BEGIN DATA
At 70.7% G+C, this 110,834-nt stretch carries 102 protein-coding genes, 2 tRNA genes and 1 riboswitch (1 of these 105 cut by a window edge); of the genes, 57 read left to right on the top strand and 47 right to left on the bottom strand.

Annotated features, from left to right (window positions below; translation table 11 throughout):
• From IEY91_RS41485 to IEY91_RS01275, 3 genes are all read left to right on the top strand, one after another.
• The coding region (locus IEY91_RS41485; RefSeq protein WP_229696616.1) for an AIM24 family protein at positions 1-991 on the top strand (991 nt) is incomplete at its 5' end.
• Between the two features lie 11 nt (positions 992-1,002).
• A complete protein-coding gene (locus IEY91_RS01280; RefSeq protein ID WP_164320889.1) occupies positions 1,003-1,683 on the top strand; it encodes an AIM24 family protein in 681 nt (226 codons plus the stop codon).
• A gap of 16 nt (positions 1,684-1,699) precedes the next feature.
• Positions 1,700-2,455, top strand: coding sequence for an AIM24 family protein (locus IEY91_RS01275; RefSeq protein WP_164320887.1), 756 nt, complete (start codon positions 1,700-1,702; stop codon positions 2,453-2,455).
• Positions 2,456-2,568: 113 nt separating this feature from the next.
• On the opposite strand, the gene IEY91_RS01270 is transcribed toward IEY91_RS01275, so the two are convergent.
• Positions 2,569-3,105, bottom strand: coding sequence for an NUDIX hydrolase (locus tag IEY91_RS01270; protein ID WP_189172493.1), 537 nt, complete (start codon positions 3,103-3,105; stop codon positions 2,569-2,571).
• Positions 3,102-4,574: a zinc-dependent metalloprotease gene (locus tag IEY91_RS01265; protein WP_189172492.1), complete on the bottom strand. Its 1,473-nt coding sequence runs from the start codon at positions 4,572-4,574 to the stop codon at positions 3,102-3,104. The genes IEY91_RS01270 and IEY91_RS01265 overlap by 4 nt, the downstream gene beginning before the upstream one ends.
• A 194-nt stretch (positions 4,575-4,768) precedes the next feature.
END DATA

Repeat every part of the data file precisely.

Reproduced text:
At 70.7% G+C, this 110,834-nt stretch carries 102 protein-coding genes, 2 tRNA genes and 1 riboswitch (1 of these 105 cut by a window edge); of the genes, 57 read left to right on the top strand and 47 right to left on the bottom strand.

Annotated features, from left to right (window positions below; translation table 11 throughout):
• From IEY91_RS41485 to IEY91_RS01275, 3 genes are all read left to right on the top strand, one after another.
• The coding region (locus IEY91_RS41485; RefSeq protein WP_229696616.1) for an AIM24 family protein at positions 1-991 on the top strand (991 nt) is incomplete at its 5' end.
• Between the two features lie 11 nt (positions 992-1,002).
• A complete protein-coding gene (locus IEY91_RS01280; RefSeq protein ID WP_164320889.1) occupies positions 1,003-1,683 on the top strand; it encodes an AIM24 family protein in 681 nt (226 codons plus the stop codon).
• A gap of 16 nt (positions 1,684-1,699) precedes the next feature.
• Positions 1,700-2,455, top strand: coding sequence for an AIM24 family protein (locus IEY91_RS01275; RefSeq protein WP_164320887.1), 756 nt, complete (start codon positions 1,700-1,702; stop codon positions 2,453-2,455).
• Positions 2,456-2,568: 113 nt separating this feature from the next.
• On the opposite strand, the gene IEY91_RS01270 is transcribed toward IEY91_RS01275, so the two are convergent.
• Positions 2,569-3,105, bottom strand: coding sequence for an NUDIX hydrolase (locus tag IEY91_RS01270; protein ID WP_189172493.1), 537 nt, complete (start codon positions 3,103-3,105; stop codon positions 2,569-2,571).
• Positions 3,102-4,574: a zinc-dependent metalloprotease gene (locus tag IEY91_RS01265; protein WP_189172492.1), complete on the bottom strand. Its 1,473-nt coding sequence runs from the start codon at positions 4,572-4,574 to the stop codon at positions 3,102-3,104. The genes IEY91_RS01270 and IEY91_RS01265 overlap by 4 nt, the downstream gene beginning before the upstream one ends.
• A 194-nt stretch (positions 4,575-4,768) precedes the next feature.